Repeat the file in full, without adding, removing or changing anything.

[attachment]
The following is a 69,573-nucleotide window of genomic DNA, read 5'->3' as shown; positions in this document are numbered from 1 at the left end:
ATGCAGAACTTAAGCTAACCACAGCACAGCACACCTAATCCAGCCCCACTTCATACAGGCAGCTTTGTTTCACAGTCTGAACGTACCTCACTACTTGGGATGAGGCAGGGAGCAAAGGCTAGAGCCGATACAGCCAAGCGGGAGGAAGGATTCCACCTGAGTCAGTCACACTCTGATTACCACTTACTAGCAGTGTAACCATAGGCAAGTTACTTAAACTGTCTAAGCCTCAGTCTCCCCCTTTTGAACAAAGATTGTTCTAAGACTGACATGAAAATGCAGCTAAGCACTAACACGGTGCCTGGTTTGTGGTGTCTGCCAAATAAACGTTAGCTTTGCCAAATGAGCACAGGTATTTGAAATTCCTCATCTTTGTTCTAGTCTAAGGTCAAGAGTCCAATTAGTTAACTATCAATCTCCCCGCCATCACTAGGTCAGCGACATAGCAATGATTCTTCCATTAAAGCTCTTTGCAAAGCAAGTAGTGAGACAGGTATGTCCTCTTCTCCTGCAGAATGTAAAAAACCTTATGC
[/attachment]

The following is a 69,573-nucleotide window of genomic DNA, read 5'->3' as shown; positions in this document are numbered from 1 at the left end:
ATGCAGAACTTAAGCTAACCACAGCACAGCACACCTAATCCAGCCCCACTTCATACAGGCAGCTTTGTTTCACAGTCTGAACGTACCTCACTACTTGGGATGAGGCAGGGAGCAAAGGCTAGAGCCGATACAGCCAAGCGGGAGGAAGGATTCCACCTGAGTCAGTCACACTCTGATTACCACTTACTAGCAGTGTAACCATAGGCAAGTTACTTAAACTGTCTAAGCCTCAGTCTCCCCCTTTTGAACAAAGATTGTTCTAAGACTGACATGAAAATGCAGCTAAGCACTAACACGGTGCCTGGTTTGTGGTGTCTGCCAAATAAACGTTAGCTTTGCCAAATGAGCACAGGTATTTGAAATTCCTCATCTTTGTTCTAGTCTAAGGTCAAGAGTCCAATTAGTTAACTATCAATCTCCCCGCCATCACTAGGTCAGCGACATAGCAATGATTCTTCCATTAAAGCTCTTTGCAAAGCAAGTAGTGAGACAGGTATGTCCTCTTCTCCTGCAGAATGTAAAAAACCTTATGC